Gabriel's Fire

For the start of our annual Summer trip, we did what we usually do each time - drive down to Sea-Tac.  Yes, it is true, we pay about half the price to fly out of SEA as opposed to YVR.  For us, it represents a substantial savings since we need 4 tickets.  Therefore, before we checked into our hotel near the airport (where we left our car), we stopped for lunch along the I-5 at Gabriel's Fire in Mountlake Terrace.  Not particularly inviting from the outside, we were warmly greeted once we entered.

Viv and I decided to build-our-own-meal with 1/2 pound of Side Ribs, 1/4 Chicken and 1/4 pound of Pulled Pork.  With an attractive and tasty bark, the ribs were a good mix of meat and fat.  Furthermore, they were remarkably tender considering the chewy exterior bark.  Also very surprising was the moist chicken despite looking quite dark.  It was well-brined and smoky in flavour.  The big chunks of pulled pork were sufficiently moist as well with the same tasty bark.  We chose the KC BBQ sauce which was more vinegary than sweet, but it went well with all the meats.  For our sides, we had the Gumbo and Macaroni Salad.  We found the gumbo a bit bland and lacking in ingredients.  It was thick with a slight spice.  However, the macaroni salad was a veritable flavour explosion due to the amount of chilis.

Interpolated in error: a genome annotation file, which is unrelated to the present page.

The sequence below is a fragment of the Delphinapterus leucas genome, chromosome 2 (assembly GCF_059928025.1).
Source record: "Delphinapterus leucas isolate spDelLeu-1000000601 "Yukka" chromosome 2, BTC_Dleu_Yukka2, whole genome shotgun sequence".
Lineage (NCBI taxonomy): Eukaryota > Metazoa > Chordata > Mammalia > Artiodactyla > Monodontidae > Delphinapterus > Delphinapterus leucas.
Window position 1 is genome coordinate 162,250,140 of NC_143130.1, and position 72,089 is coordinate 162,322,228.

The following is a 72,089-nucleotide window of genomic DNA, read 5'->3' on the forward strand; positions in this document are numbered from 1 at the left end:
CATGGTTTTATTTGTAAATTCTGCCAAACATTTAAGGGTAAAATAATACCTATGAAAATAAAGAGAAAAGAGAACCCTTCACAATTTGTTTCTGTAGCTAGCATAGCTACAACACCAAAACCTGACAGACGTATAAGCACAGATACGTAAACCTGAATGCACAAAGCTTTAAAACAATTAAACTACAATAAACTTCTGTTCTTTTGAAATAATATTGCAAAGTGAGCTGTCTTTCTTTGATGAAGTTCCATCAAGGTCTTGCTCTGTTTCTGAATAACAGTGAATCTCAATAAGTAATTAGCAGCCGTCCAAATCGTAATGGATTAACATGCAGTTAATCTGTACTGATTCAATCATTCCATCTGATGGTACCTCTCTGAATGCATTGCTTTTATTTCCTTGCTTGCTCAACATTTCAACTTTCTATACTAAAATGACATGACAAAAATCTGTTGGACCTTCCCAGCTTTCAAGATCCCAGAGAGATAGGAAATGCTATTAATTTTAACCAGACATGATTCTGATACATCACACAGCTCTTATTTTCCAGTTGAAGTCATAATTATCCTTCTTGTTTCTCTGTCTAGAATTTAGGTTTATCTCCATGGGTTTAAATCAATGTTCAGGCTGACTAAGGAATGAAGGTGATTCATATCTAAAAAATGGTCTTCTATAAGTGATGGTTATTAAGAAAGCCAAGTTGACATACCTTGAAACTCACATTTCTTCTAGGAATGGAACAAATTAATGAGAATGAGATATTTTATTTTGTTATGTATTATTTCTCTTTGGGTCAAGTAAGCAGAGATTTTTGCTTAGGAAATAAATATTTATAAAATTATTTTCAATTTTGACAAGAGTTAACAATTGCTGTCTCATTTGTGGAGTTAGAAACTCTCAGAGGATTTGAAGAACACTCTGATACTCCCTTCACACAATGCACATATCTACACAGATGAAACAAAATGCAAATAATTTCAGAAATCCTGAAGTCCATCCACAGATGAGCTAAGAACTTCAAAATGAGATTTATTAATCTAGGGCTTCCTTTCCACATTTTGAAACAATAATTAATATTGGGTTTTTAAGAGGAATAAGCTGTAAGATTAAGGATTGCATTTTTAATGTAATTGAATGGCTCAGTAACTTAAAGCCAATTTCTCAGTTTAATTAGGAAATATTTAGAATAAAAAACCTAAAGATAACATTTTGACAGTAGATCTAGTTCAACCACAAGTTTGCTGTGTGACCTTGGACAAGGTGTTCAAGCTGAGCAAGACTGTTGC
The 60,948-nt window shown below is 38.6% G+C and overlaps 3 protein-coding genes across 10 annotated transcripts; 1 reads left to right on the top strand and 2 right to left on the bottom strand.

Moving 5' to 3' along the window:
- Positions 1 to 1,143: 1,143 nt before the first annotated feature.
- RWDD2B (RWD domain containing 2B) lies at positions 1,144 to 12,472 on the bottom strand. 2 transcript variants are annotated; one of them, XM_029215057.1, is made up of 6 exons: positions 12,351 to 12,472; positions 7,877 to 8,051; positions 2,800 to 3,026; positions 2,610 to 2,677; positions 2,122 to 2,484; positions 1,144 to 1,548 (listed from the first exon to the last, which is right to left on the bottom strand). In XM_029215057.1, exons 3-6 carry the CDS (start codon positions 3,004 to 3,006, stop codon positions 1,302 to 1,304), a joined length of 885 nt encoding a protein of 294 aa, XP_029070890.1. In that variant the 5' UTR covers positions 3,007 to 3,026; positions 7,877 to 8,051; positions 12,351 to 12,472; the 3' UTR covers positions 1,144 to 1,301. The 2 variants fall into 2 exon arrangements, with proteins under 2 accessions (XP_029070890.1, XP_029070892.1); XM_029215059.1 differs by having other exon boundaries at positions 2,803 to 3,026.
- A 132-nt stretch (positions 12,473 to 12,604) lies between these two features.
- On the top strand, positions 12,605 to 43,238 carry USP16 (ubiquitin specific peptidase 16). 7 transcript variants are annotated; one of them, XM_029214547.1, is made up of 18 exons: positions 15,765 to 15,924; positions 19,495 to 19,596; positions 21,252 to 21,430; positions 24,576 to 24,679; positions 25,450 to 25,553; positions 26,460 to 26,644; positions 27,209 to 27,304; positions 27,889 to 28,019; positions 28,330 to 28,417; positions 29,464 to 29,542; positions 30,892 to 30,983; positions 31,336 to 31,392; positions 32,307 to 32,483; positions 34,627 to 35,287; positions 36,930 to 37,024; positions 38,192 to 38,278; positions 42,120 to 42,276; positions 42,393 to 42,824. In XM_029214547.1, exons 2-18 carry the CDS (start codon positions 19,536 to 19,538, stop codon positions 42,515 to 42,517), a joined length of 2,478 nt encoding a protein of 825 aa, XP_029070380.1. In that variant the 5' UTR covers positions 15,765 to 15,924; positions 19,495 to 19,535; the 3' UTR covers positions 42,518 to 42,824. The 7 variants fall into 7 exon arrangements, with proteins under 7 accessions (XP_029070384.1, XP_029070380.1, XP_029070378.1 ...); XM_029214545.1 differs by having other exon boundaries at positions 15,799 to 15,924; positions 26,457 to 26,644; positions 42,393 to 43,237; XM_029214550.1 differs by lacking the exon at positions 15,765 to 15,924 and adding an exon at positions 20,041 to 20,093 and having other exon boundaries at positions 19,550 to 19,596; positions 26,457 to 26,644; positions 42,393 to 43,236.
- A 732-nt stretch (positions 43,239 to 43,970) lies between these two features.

For the kiddies, we got them a Brisket Sandwich to share.  Slathered in just enough BBQ sauce, the fatty meat was tender and smoky.  Similar to the other meats, there was a nice smoke ring on the exterior.  The crusty bun held up to the wet ingredients providing a textural contrast.  For their sides, they had Mac n' Cheese and Fries.  A bit on the floury side, the mac n' cheese was decent with chewy macaroni and a mild cheese flavour.  The fresh cut fries were a bit dark, but ultimately were crispy.  We couldn't help ourselves and added another 1/4 pound of Brisket.  This time, it was a bit leaner and drier. Overall, we were pleasantly surprised at the solid execution of the smoked meats.  Gabriel's is definitely worth checking out if you are in the area.

The Good:
- Smoked meats are not dry
- Nice smoke ring and tasty bark